Skip to main content

Germany Deutches Museum Munich m.salo/Flickr

Germany’s Golden Opportunity

The German economy’s enviable combination of strong growth, low unemployment, favorable financing conditions, and large budget surpluses masks long-term vulnerability. To place the economy on a stronger footing – and to help pull Europe out of its malaise – will require substantially higher public and private investment.

BERLIN – The German economy appears unstoppable. Output is expected to grow by more than 2% this year, and wages by 3%, with the current-account surplus set to reach a towering 8.4% of GDP. Unemployment has been halved over the last decade, and now stands at an all-time low. German exporters remain highly innovative and competitive. And the government is recording a sizeable budget surplus. While the rest of Europe remains mired in crisis and self-doubt, Germany’s future seems bright and secure. But appearances can be deceiving.

In fact, today’s rosy macroeconomic data tell only part of the story. Since the euro was established in 1999, Germany’s productivity growth has been no more than average among European countries, real wages have declined for half the workforce, and annual GDP growth has averaged a disappointing 1.2%.

A key reason for this lackluster performance is Germany’s notoriously paltry investment rate, which is among the lowest in the OECD. The result is deteriorating infrastructure, including roads, bridges, and schools. This, together with an inadequate regulatory and business environment, has raised concerns among companies; since 1999, the largest German multinationals have doubled their employee headcounts abroad, while cutting jobs at home.

We hope you're enjoying Project Syndicate.

To continue reading, subscribe now.

Subscribe

Get unlimited access to PS premium content, including in-depth commentaries, book reviews, exclusive interviews, On Point, the Big Picture, the PS Archive, and our annual year-ahead magazine.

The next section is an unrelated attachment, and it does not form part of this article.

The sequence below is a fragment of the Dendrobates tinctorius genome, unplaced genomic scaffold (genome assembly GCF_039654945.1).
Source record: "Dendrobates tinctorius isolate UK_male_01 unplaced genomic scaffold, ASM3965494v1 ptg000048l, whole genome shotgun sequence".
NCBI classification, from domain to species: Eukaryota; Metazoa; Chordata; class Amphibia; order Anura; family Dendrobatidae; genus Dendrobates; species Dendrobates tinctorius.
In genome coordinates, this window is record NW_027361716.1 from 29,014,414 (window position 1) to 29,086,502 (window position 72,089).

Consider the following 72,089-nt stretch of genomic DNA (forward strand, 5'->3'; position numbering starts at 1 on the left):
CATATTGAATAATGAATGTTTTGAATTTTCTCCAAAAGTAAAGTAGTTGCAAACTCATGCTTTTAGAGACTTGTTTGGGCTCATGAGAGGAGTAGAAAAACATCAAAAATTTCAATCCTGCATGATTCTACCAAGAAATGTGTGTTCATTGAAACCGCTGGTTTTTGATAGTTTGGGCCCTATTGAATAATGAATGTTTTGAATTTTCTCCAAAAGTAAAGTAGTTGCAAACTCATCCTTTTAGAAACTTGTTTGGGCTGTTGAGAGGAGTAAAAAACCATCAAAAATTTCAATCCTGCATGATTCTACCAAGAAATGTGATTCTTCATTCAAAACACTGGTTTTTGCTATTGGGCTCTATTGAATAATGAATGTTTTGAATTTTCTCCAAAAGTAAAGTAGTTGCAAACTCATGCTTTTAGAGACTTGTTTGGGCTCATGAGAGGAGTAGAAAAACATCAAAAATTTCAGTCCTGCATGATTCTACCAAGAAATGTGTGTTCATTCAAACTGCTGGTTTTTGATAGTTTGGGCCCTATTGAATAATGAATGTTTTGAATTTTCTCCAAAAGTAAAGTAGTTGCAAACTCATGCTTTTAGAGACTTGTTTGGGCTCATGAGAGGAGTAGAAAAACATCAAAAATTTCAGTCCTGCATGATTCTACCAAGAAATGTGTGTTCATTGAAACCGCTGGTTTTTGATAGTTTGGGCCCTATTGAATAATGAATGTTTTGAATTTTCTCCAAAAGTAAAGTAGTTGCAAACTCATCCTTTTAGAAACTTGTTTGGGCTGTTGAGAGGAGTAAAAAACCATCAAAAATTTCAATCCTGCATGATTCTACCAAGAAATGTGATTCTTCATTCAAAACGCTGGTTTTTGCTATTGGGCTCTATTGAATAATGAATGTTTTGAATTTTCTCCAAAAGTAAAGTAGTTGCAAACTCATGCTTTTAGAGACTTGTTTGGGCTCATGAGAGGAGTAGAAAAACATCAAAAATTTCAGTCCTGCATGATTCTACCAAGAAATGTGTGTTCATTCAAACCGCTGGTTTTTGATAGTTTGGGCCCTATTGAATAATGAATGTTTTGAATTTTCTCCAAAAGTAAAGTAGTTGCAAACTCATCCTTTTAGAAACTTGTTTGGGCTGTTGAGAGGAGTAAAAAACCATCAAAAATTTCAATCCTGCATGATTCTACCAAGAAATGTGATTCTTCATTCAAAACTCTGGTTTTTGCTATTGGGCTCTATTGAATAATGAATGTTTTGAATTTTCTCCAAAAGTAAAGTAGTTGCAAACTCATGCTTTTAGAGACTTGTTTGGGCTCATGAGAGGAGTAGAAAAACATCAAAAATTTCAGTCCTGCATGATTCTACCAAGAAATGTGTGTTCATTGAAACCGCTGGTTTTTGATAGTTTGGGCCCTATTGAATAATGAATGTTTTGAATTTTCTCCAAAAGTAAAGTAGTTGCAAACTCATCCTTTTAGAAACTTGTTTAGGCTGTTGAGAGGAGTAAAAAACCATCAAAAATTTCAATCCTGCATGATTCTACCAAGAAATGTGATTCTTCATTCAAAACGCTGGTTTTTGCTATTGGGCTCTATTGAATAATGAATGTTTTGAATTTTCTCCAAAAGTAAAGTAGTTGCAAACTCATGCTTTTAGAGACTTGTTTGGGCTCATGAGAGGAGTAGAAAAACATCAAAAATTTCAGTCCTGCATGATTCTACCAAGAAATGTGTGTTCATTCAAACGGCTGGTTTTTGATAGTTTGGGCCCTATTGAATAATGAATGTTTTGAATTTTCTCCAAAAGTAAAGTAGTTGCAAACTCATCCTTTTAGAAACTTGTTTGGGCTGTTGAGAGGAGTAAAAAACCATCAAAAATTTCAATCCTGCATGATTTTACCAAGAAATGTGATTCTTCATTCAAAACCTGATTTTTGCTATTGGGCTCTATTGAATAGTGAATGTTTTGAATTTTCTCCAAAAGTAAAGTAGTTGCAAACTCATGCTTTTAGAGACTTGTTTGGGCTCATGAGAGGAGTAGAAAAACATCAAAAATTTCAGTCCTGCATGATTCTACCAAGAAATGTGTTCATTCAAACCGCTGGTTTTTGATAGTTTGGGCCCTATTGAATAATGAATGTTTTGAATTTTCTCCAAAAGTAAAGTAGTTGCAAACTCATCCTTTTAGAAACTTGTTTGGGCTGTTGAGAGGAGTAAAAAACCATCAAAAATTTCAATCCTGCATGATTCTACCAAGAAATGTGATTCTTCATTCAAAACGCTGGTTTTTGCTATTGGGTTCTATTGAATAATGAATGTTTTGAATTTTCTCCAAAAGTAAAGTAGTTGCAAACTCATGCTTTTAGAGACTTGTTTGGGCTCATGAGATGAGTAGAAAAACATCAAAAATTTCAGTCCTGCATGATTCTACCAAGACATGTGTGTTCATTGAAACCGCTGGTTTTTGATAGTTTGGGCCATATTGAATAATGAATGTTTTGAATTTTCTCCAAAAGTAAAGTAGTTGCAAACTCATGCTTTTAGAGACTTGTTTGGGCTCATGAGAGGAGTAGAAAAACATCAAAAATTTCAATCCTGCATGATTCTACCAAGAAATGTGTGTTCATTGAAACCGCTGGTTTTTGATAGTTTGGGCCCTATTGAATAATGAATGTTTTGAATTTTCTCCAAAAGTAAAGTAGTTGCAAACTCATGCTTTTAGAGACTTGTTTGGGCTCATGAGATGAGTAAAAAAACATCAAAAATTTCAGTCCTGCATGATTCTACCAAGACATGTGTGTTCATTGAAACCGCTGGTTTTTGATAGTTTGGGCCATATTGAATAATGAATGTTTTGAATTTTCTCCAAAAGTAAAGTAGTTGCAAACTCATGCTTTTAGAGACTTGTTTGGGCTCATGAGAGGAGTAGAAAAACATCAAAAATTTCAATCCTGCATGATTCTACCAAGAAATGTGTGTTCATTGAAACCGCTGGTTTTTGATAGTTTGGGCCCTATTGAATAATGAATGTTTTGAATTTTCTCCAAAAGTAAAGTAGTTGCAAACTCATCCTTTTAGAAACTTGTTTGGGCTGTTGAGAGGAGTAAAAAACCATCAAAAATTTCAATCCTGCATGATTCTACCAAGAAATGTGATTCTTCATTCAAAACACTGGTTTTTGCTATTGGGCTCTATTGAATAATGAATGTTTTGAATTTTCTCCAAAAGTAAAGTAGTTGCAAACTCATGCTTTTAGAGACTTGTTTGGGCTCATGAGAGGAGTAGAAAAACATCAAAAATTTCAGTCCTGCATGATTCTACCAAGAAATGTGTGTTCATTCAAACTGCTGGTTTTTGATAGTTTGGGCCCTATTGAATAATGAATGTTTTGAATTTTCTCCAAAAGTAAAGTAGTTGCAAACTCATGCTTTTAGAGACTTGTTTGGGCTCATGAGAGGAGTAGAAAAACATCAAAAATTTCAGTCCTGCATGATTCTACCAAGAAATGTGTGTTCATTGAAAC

https://prosyn.org/GzvCZV8;
  1. reinhart39_ Sha HantingChina News ServiceVisual China Group via Getty Images_jerome powell Sha Hanting/China News Service/Visual China Group via Getty Images

    Jerome Powell’s Dilemma

    Carmen M. Reinhart & Vincent Reinhart

    There is a reason that the US Federal Reserve chair often has a haunted look. Probably to his deep and never-to-be-expressed frustration, the Fed is setting monetary policy in a way that increases the likelihood that President Donald Trump will be reelected next year.

    0
  2. mallochbrown10_ANDREW MILLIGANAFPGetty Images_boris johnson cow Andrew Milligan/AFP/Getty Images

    Brexit House of Cards

    Mark Malloch-Brown

    Following British Prime Minister Boris Johnson's suspension of Parliament, and an appeals court ruling declaring that act unlawful, the United Kingdom finds itself in a state of political frenzy. With rational decision-making having become all but impossible, any new political agreement that emerges is likely to be both temporary and deeply flawed.

    1
  3. sufi2_getty Images_graph Getty Images

    Could Ultra-Low Interest Rates Be Contractionary?

    Ernest Liu, et al.

    Although low interest rates have traditionally been viewed as positive for economic growth because they encourage businesses to invest in enhancing productivity, this may not be the case. Instead, Ernest Liu, Amir Sufi, and Atif Mian contend, extremely low rates may lead to slower growth by increasing market concentration and thus weakening firms' incentive to boost productivity.

Cookies and Privacy

We use cookies to improve your experience on our website. To find out more, read our updated Cookie policy, Privacy policy and Terms & Conditions